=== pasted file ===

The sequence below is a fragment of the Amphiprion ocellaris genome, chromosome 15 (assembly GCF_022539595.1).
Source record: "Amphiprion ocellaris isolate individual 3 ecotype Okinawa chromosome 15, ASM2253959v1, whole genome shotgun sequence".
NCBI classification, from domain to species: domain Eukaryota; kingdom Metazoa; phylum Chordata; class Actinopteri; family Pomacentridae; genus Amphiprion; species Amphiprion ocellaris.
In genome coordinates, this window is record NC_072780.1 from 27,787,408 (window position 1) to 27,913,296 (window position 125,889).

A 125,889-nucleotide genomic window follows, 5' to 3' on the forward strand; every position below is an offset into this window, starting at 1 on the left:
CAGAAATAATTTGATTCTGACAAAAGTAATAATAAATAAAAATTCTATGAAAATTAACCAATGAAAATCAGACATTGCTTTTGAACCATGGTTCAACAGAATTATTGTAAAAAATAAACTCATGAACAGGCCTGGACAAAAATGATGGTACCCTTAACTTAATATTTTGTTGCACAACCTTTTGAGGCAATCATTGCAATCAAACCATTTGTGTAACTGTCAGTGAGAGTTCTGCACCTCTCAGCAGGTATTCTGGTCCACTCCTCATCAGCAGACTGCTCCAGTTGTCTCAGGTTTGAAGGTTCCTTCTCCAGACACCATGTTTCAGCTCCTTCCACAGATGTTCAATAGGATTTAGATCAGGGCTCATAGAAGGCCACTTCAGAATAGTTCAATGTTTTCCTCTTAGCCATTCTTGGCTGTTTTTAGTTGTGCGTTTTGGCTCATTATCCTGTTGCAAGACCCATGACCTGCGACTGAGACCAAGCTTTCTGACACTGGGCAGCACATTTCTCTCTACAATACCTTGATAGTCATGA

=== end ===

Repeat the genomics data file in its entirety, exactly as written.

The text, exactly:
The sequence below is a fragment of the Amphiprion ocellaris genome, chromosome 15 (assembly GCF_022539595.1).
Source record: "Amphiprion ocellaris isolate individual 3 ecotype Okinawa chromosome 15, ASM2253959v1, whole genome shotgun sequence".
NCBI classification, from domain to species: domain Eukaryota; kingdom Metazoa; phylum Chordata; class Actinopteri; family Pomacentridae; genus Amphiprion; species Amphiprion ocellaris.
In genome coordinates, this window is record NC_072780.1 from 27,787,408 (window position 1) to 27,913,296 (window position 125,889).

A 125,889-nucleotide genomic window follows, 5' to 3' on the forward strand; every position below is an offset into this window, starting at 1 on the left:
CAGAAATAATTTGATTCTGACAAAAGTAATAATAAATAAAAATTCTATGAAAATTAACCAATGAAAATCAGACATTGCTTTTGAACCATGGTTCAACAGAATTATTGTAAAAAATAAACTCATGAACAGGCCTGGACAAAAATGATGGTACCCTTAACTTAATATTTTGTTGCACAACCTTTTGAGGCAATCATTGCAATCAAACCATTTGTGTAACTGTCAGTGAGAGTTCTGCACCTCTCAGCAGGTATTCTGGTCCACTCCTCATCAGCAGACTGCTCCAGTTGTCTCAGGTTTGAAGGTTCCTTCTCCAGACACCATGTTTCAGCTCCTTCCACAGATGTTCAATAGGATTTAGATCAGGGCTCATAGAAGGCCACTTCAGAATAGTTCAATGTTTTCCTCTTAGCCATTCTTGGCTGTTTTTAGTTGTGCGTTTTGGCTCATTATCCTGTTGCAAGACCCATGACCTGCGACTGAGACCAAGCTTTCTGACACTGGGCAGCACATTTCTCTCTACAATACCTTGATAGTCATGA